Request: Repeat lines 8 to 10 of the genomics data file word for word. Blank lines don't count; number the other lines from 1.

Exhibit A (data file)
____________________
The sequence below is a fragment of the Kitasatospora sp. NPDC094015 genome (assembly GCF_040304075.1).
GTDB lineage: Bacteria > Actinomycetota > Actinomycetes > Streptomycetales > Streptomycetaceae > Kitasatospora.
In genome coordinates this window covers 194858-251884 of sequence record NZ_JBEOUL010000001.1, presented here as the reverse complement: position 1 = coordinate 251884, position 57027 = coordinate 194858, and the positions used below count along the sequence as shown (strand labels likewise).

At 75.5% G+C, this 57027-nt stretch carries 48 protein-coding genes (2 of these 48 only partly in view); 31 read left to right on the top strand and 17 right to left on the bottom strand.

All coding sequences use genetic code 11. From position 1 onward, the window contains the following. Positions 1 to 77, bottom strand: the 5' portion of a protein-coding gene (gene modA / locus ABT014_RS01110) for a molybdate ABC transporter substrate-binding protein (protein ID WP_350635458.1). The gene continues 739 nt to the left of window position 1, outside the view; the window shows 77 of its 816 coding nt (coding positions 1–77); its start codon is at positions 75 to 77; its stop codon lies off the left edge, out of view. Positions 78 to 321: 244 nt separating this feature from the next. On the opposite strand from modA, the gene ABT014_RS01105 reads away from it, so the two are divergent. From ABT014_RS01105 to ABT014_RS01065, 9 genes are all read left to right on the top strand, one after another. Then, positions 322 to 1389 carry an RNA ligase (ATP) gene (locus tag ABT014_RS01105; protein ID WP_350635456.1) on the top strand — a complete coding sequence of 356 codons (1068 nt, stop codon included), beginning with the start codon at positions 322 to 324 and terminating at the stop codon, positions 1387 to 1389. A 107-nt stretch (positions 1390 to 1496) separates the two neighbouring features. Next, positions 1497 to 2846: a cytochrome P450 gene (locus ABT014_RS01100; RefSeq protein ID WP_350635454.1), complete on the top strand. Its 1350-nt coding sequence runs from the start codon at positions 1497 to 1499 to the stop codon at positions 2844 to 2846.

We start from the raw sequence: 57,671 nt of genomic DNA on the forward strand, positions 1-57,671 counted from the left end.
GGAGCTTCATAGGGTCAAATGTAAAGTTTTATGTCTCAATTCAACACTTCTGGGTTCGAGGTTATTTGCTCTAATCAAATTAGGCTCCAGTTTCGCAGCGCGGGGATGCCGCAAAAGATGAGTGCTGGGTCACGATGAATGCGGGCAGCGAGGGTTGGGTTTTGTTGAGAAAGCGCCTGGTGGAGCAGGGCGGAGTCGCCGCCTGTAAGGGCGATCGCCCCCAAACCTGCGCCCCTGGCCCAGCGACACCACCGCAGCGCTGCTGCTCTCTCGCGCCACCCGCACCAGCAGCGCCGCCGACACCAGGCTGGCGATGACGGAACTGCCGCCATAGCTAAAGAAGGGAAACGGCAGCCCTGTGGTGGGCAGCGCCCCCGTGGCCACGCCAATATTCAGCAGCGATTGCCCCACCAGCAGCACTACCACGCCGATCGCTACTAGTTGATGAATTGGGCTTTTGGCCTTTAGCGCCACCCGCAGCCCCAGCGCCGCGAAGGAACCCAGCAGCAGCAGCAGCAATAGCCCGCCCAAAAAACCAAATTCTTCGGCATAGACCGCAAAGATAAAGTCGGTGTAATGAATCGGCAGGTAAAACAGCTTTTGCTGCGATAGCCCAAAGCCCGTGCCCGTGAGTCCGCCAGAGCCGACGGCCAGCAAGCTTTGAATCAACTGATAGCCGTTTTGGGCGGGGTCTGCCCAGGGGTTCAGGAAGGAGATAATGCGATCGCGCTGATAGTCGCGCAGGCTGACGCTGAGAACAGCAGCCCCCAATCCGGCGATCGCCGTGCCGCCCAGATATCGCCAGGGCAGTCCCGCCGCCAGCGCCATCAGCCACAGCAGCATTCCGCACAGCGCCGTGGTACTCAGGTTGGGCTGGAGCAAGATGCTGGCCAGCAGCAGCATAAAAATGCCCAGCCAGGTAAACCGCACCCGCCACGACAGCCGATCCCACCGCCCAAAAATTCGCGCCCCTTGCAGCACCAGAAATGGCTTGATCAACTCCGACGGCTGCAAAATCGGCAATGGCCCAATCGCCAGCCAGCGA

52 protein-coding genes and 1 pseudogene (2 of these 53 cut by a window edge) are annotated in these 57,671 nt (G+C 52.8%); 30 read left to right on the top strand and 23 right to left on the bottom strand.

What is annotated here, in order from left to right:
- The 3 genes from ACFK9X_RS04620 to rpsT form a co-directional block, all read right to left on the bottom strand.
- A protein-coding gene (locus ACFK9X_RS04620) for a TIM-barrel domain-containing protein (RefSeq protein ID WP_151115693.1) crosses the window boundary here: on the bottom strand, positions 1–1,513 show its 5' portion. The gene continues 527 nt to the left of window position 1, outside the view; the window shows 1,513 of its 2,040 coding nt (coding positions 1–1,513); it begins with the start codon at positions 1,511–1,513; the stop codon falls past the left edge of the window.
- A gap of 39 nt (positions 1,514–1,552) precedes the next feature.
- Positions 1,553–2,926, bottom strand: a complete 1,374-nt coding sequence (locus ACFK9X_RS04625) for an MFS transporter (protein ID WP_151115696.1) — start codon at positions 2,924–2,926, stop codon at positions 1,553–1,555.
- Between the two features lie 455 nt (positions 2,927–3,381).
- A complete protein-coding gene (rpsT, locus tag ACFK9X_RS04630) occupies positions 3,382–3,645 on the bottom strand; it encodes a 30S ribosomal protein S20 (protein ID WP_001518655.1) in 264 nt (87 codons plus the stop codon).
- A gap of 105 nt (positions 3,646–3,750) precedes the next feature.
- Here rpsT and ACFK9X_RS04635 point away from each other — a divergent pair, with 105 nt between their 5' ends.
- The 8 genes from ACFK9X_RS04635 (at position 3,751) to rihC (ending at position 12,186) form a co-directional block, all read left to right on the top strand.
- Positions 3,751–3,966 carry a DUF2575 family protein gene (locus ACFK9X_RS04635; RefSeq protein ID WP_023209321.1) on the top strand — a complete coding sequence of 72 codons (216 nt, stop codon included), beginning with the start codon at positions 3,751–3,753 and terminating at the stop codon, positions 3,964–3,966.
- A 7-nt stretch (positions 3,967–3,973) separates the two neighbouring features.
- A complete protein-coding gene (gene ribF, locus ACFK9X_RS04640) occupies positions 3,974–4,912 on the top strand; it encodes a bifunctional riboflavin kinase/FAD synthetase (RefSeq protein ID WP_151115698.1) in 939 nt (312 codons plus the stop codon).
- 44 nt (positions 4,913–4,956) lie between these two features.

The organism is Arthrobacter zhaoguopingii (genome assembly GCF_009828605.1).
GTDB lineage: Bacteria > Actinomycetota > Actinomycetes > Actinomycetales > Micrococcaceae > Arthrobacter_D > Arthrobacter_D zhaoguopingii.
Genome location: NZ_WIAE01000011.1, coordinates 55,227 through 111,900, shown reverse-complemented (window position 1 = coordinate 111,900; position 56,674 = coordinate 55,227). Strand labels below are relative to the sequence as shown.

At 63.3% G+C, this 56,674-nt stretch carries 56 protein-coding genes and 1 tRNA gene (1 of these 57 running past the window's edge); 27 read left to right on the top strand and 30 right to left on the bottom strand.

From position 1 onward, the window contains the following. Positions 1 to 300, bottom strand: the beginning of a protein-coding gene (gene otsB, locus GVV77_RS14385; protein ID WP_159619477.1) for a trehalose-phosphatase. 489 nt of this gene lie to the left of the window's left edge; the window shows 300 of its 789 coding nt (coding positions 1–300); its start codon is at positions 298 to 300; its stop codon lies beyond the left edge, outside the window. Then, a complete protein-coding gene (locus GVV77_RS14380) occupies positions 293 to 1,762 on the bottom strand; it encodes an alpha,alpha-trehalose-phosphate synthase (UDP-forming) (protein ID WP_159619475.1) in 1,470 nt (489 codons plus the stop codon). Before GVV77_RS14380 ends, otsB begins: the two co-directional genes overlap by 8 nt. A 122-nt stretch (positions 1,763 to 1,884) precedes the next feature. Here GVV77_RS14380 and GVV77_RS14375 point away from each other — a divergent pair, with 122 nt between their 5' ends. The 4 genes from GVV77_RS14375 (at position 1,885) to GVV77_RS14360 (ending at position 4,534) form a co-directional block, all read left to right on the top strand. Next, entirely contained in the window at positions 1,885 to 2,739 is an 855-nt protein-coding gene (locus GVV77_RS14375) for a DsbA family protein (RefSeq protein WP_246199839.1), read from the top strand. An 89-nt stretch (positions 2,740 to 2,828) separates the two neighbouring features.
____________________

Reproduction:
52 protein-coding genes and 1 pseudogene (2 of these 53 cut by a window edge) are annotated in these 57,671 nt (G+C 52.8%); 30 read left to right on the top strand and 23 right to left on the bottom strand.

What is annotated here, in order from left to right:
- The 3 genes from ACFK9X_RS04620 to rpsT form a co-directional block, all read right to left on the bottom strand.